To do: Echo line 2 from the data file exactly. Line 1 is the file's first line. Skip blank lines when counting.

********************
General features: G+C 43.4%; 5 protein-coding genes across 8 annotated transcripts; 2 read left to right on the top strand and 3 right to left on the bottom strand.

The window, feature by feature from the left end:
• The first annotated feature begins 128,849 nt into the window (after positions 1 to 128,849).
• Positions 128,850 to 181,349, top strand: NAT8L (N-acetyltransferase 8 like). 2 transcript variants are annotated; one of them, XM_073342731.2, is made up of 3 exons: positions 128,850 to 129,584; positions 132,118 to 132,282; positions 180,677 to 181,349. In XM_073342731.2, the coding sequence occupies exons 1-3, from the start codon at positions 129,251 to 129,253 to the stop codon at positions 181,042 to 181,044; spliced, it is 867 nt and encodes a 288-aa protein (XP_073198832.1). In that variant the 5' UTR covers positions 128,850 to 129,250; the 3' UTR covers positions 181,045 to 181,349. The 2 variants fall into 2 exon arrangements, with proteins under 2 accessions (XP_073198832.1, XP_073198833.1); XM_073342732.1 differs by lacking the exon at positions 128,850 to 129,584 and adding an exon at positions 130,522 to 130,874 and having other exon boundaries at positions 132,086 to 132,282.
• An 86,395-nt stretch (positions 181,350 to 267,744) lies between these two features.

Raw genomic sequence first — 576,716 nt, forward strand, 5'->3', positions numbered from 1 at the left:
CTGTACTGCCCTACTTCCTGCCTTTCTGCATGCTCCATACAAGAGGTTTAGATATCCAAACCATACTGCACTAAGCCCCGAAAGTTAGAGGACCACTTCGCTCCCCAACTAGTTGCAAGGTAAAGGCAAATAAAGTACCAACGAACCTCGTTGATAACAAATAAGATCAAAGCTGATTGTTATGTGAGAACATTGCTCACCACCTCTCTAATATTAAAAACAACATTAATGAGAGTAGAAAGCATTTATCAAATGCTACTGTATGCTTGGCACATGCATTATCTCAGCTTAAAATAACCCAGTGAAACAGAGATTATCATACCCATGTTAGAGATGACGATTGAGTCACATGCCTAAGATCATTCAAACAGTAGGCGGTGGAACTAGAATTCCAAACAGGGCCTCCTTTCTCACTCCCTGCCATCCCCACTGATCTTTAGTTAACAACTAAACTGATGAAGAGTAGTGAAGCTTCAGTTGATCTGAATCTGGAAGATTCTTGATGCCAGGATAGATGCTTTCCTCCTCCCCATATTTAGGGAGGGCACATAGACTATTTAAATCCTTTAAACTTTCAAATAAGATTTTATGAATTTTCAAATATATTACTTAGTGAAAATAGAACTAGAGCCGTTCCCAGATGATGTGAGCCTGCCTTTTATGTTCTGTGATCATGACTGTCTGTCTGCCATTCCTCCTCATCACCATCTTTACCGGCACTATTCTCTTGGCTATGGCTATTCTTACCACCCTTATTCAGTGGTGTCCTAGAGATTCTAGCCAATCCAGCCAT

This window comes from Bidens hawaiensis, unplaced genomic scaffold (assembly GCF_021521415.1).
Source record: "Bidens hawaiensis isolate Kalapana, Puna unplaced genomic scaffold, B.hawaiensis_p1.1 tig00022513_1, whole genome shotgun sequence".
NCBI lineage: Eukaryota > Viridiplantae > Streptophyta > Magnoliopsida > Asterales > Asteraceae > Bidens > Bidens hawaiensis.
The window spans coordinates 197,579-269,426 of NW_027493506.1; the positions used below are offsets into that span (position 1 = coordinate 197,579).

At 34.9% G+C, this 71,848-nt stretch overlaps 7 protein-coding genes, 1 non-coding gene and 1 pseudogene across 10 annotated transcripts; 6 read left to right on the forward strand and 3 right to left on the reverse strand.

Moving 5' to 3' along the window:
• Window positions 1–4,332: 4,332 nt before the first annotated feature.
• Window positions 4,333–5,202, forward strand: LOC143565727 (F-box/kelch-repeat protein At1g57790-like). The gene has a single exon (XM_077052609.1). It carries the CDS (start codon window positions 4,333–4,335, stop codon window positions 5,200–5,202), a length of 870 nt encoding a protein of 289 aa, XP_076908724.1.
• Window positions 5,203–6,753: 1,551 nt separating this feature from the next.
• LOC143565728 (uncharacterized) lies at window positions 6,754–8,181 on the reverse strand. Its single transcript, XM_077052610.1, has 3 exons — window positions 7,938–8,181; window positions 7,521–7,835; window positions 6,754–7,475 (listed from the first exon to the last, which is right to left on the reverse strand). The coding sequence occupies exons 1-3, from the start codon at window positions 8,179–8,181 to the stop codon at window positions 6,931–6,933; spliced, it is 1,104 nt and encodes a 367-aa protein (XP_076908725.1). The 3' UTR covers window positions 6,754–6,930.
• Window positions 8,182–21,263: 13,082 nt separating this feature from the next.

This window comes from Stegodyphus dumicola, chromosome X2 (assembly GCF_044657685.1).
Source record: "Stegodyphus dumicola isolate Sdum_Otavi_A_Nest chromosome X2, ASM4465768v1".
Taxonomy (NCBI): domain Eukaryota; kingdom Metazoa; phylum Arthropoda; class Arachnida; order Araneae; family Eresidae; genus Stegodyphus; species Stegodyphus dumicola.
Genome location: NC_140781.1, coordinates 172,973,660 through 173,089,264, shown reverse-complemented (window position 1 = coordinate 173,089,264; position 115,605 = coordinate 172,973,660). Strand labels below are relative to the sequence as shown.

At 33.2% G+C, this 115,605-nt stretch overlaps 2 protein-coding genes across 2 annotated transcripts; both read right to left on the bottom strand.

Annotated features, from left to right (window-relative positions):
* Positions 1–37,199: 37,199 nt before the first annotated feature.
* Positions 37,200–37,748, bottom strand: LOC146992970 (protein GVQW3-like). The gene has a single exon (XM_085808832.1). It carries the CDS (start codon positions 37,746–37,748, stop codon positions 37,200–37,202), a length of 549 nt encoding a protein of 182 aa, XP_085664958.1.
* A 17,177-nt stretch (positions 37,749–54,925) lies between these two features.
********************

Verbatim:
The window, feature by feature from the left end: